3 privacy predictions for the Facebook IPO

Privacy

Written by:

For Winterfell.

Facebook is expected to have its Initial Public Offering (IPO) this Friday, May 18th, and everyone’s wondering what a post-IPO Facebook will be like.

Quick background:  an IPO (or “going public,” as it’s commonly called) means that shares in the Facebook company will be sold on the Nasdaq Stock Market.  For most regular people, this sale won’t mean a thing:  only wealthy investors will have a chance to buy in. Facebook is rumored to set its valuation at $90-95 billion, or about $28-$35 per share.

After the IPO, Facebook will have to take its shareholders’ wishes into consideration, and it will be under pressure to meet revenue and profitability goals.  Some analysts say that Facebook will have to increase revenues by 41% over the next 5 years to meet its high valuation.

How might Facebook increase advertising revenue?  In two broad ways:  (1), get more members, perhaps by expanding their user base into new countries and appealing to a broader age range; and (2), find new and more effective ways of making money off current users.  We have some specific predictions on how Facebook will seek to do this.

#1:  Facebook will launch an ad network

They may launch their own ad network to compete with Google, so you’ll start seeing Facebook ads off of Facebook.  Facebook has long been able to track both members and non-members off of Facebook through its Social Plugins, including its Like and Connect buttons.  Even if you never click these buttons, they can tell Facebook which sites you’re visiting, what you’re clicking, your IP address, and more.  If Facebook launches an ad network, it will have a much more noticeable presence across the Internet.

Facebook revised its Data Use Policy this past Friday, May 11th, to include language that supports this ad network prediction.  In fact, Facebook’s Chief Privacy Officer Erin Egan echoed this in a live Q&A video session on Monday, stating, “We may serve you an ad off Facebook.  We have nothing to announce yet, but there was some language in the data use policy that indicated that we may show an ad with a social context or any kind of ad without a social context.”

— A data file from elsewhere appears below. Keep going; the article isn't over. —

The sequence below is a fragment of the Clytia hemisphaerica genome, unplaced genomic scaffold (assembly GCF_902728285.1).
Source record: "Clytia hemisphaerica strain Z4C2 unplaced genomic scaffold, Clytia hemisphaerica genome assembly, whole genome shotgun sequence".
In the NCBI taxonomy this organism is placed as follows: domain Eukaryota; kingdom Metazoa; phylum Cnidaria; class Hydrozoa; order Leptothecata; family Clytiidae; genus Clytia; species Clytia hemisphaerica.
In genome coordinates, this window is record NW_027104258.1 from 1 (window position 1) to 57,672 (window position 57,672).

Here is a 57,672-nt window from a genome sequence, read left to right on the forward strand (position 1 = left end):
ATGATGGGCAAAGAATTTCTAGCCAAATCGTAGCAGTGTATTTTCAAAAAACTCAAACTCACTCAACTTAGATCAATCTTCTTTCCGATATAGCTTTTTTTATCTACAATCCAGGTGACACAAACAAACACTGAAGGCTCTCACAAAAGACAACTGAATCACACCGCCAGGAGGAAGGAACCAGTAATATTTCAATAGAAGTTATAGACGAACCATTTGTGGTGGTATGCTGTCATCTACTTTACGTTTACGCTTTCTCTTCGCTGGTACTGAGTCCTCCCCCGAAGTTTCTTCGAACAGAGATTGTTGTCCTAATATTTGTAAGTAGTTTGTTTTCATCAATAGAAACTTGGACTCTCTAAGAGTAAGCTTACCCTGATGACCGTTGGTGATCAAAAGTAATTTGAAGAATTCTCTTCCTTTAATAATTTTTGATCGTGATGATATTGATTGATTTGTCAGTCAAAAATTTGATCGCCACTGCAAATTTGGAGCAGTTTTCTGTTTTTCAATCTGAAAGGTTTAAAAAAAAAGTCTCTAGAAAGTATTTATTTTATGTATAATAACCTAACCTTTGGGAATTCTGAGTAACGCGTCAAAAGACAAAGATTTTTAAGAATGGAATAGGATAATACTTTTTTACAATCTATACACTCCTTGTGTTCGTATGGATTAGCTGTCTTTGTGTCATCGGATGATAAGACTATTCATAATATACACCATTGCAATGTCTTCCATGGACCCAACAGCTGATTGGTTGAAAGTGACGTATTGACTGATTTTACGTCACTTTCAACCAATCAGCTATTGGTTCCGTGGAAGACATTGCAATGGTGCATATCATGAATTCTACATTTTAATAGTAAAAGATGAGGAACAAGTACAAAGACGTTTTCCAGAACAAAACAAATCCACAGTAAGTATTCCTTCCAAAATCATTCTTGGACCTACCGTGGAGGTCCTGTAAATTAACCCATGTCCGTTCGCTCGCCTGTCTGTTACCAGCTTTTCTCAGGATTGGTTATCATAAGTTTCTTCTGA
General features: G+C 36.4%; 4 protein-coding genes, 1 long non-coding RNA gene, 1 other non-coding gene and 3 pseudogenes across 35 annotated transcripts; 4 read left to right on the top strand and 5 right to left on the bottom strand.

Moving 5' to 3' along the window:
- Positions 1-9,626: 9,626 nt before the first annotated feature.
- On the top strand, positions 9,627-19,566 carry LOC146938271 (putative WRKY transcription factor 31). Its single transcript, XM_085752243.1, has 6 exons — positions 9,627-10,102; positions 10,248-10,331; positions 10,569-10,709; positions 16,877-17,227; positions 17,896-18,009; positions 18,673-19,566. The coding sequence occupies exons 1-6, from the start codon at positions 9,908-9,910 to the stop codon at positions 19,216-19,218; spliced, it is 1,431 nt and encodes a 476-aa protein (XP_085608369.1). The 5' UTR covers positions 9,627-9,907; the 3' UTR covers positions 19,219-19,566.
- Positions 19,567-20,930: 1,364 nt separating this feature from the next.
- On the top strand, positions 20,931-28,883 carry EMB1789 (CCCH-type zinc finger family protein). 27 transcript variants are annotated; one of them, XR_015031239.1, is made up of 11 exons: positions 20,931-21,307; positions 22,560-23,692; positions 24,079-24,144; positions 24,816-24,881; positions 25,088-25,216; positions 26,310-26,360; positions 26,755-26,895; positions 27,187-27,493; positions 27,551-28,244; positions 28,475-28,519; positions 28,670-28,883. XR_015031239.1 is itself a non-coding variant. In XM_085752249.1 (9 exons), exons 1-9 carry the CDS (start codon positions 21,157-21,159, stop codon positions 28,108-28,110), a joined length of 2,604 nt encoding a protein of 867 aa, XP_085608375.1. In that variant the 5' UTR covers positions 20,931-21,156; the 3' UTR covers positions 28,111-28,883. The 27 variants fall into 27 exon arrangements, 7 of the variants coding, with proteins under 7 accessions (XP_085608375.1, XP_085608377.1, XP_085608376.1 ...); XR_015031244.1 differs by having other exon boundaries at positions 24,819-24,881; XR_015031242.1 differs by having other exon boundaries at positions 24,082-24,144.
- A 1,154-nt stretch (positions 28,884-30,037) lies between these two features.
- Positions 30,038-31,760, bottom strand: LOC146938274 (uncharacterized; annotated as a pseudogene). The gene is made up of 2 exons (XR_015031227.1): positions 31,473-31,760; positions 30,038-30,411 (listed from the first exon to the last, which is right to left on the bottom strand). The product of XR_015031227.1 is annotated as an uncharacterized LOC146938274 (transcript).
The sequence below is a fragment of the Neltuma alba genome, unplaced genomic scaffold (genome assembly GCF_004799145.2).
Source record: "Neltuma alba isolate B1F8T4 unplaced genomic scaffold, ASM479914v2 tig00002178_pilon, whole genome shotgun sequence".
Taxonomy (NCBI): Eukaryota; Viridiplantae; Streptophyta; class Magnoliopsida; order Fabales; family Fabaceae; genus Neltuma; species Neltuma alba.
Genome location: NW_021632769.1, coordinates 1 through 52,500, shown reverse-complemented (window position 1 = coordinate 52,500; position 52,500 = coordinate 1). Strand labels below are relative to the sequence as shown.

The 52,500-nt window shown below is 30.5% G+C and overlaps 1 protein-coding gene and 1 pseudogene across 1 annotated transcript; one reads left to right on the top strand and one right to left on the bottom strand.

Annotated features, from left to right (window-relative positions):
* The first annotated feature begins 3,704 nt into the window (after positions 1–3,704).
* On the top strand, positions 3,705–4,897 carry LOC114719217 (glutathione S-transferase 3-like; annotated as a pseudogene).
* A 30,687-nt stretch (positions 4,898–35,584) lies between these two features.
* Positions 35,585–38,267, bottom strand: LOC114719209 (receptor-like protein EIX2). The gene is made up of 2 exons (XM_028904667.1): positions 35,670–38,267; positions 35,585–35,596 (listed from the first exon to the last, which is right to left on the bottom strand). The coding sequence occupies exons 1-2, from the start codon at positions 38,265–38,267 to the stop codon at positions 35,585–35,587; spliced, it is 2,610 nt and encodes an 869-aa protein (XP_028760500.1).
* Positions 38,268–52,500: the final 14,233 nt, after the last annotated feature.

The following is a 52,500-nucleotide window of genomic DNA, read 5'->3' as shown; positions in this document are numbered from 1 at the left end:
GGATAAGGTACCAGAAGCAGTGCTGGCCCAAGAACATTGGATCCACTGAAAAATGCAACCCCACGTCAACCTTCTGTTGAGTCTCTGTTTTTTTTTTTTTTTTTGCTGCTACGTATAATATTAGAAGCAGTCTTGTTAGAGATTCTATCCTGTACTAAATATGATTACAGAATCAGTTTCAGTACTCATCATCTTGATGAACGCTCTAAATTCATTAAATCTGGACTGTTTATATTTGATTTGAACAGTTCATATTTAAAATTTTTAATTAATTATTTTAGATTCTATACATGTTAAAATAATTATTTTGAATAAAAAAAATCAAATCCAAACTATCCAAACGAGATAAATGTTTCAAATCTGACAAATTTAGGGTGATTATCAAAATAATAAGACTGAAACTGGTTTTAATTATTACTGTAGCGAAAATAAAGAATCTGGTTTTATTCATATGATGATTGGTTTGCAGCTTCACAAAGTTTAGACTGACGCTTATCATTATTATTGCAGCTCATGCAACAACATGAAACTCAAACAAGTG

In the very near future, you may see Facebook ads *off* of Facebook, like this depiction of how a Facebook ad could appear on CNN.com.

#2:  Expect to see Facebook login (Facebook Connect) on more sites and apps

You won’t be able to use a growing list of sites and apps unless you’re willing to sign in with Facebook, similar to how Spotify is today.  Even though logging in with Facebook Connect is fast and easy, be aware that its system often shares far more than your login information between Facebook and the site you’re logging into.  And if you’re not a Facebook user, then you won’t be able to use these apps or sites at all.  Expect to see more partner sites, like Rotten Tomatoes, Scribd, and Pandora, that are deeply integrated with Facebook.

Mark Zuckerberg in his signature sweatshirt.

#3:  More pre-selected sharing options

You may see more pre-selected sharing options on Facebook.  Although Facebook has historically encouraged sharing anything you want, it’s easier for data collection and analysis (and thus advertiser use) to have users share pre-set things.  Think of the difference between typing what you’re reading into your status bar compared to using an app like Yahoo’s Social Reader to automatically broadcast what you’re reading, or the difference between sharing “I’m now an organ donor” in your status compared to choosing a “Life Event” to announce the same thing.

Do you really want to share your medical information with Facebook?

Some experts, ourselves included, believe that users’ privacy concerns will affect Facebook’s valuation.  If you acknowledge that increasing Facebook’s revenues requires increased use and sale of its customer data, then you must consider users’ privacy concerns.

Facebook’s going public, but you don’t have to.

Join us this week and begin to use Facebook more privately.  Try our Facebook Val-You calculator to see how much money you’re worth to Facebook in a given year.  Check out PrivacyWatch, an email alert system that tell you when Facebook changes its privacy policies and gives you exclusive, step-by-step instructions from our experts on what you should do to protect your personal information.  You can also find our list of the top 7 Facebook privacy settings you need to make, and follow our blog for Facebook privacy news and tips.

5 Replies to “3 privacy predictions for the Facebook IPO”

  1. Moneva says:

    Hi, thanks for the article!
    I will never bow to fb, and if any websites require a sign-in through fb, they will never see me as their visitor, either.
    It is that simple, and I sure hope many enlightened folks will do the same.

    Moneva

  2. I’m glad Fb is flying high, but I shall have to wait and see what all this is going to mean to ME.
    I don’t think the term “product” is an adequate one for your members. Once you begin to think of REAL PEOPLE as “products”, you’re on the wrong track. That’s what’s happened with powerful corporations, banks, pharmaceutical companies and governments heady with power.
    That’s why people are rebelling, occupying and making themselves heard. Beware of the tame masses. They become freedom fighters when they’re dehumanized by the powerful.

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